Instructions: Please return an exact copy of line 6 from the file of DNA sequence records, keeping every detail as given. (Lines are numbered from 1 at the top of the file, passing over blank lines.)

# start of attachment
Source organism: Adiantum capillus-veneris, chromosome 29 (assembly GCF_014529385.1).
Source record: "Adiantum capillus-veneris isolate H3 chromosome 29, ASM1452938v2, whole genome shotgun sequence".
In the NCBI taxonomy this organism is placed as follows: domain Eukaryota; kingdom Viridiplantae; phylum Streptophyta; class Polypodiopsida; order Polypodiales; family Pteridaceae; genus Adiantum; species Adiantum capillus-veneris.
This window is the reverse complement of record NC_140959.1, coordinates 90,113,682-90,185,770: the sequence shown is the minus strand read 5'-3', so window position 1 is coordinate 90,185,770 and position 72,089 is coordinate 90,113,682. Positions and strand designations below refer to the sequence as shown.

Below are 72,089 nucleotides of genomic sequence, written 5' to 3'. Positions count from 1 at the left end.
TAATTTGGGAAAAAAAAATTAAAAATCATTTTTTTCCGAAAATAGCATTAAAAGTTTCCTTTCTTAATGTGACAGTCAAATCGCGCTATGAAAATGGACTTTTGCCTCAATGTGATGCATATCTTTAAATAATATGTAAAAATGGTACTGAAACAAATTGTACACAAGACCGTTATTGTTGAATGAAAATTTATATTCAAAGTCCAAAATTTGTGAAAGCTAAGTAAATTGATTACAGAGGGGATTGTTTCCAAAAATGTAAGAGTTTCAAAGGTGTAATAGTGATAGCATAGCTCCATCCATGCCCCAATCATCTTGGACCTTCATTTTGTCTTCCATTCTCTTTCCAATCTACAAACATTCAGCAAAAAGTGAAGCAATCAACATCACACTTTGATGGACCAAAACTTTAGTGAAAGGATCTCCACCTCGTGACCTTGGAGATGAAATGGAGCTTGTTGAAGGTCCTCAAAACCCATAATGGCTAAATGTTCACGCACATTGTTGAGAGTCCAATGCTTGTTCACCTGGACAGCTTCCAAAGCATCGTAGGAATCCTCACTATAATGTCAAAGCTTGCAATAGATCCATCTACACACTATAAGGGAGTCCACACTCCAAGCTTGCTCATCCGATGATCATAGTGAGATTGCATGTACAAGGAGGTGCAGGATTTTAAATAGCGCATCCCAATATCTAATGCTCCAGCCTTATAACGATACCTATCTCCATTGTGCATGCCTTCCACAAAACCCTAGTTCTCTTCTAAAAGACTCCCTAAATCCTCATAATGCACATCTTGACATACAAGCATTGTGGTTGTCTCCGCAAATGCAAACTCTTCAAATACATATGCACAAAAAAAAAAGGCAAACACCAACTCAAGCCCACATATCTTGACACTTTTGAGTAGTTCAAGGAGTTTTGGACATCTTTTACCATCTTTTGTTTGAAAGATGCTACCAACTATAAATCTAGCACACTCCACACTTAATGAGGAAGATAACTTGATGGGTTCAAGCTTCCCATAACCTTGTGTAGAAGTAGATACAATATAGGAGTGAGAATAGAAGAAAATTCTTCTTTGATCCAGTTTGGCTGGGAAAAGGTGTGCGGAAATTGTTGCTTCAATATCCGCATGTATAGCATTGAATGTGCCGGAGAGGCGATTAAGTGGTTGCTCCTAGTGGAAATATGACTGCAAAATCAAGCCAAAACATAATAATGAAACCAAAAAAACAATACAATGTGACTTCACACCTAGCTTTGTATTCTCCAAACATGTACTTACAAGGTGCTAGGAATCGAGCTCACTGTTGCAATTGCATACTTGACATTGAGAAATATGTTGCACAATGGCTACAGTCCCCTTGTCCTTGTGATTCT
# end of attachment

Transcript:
TAATTTGGGAAAAAAAAATTAAAAATCATTTTTTTCCGAAAATAGCATTAAAAGTTTCCTTTCTTAATGTGACAGTCAAATCGCGCTATGAAAATGGACTTTTGCCTCAATGTGATGCATATCTTTAAATAATATGTAAAAATGGTACTGAAACAAATTGTACACAAGACCGTTATTGTTGAATGAAAATTTATATTCAAAGTCCAAAATTTGTGAAAGCTAAGTAAATTGATTACAGAGGGGATTGTTTCCAAAAATGTAAGAGTTTCAAAGGTGTAATAGTGATAGCATAGCTCCATCCATGCCCCAATCATCTTGGACCTTCATTTTGTCTTCCATTCTCTTTCCAATCTACAAACATTCAGCAAAAAGTGAAGCAATCAACATCACACTTTGATGGACCAAAACTTTAGTGAAAGGATCTCCACCTCGTGACCTTGGAGATGAAATGGAGCTTGTTGAAGGTCCTCAAAACCCATAATGGCTAAATGTTCACGCACATTGTTGAGAGTCCAATGCTTGTTCACCTGGACAGCTTCCAAAGCATCGTAGGAATCCTCACTATAATGTCAAAGCTTGCAATAGATCCATCTACACACTATAAGGGAGTCCACACTCCAAGCTTGCTCATCCGATGATCATAGTGAGATTGCATGTACAAGGAGGTGCAGGATTTTAAATAGCGCATCCCAATATCTAATGCTCCAGCCTTATAACGATACCTATCTCCATTGTGCATGCCTTCCACAAAACCCTAGTTCTCTTCTAAAAGACTCCCTAAATCCTCATAATGCACATCTTGACATACAAGCATTGTGGTTGTCTCCGCAAATGCAAACTCTTCAAATACATATGCACAAAAAAAAAAGGCAAACACCAACTCAAGCCCACATATCTTGACACTTTTGAGTAGTTCAAGGAGTTTTGGACATCTTTTACCATCTTTTGTTTGAAAGATGCTACCAACTATAAATCTAGCACACTCCACACTTAATGAGGAAGATAACTTGATGGGTTCAAGCTTCCCATAACCTTGTGTAGAAGTAGATACAATATAGGAGTGAGAATAGAAGAAAATTCTTCTTTGATCCAGTTTGGCTGGGAAAAGGTGTGCGGAAATTGTTGCTTCAATATCCGCATGTATAGCATTGAATGTGCCGGAGAGGCGATTAAGTGGTTGCTCCTAGTGGAAATATGACTGCAAAATCAAGCCAAAACATAATAATGAAACCAAAAAAACAATACAATGTGACTTCACACCTAGCTTTGTATTCTCCAAACATGTACTTACAAGGTGCTAGGAATCGAGCTCACTGTTGCAATTGCATACTTGACATTGAGAAATATGTTGCACAATGGCTACAGTCCCCTTGTCCTTGTGATTCT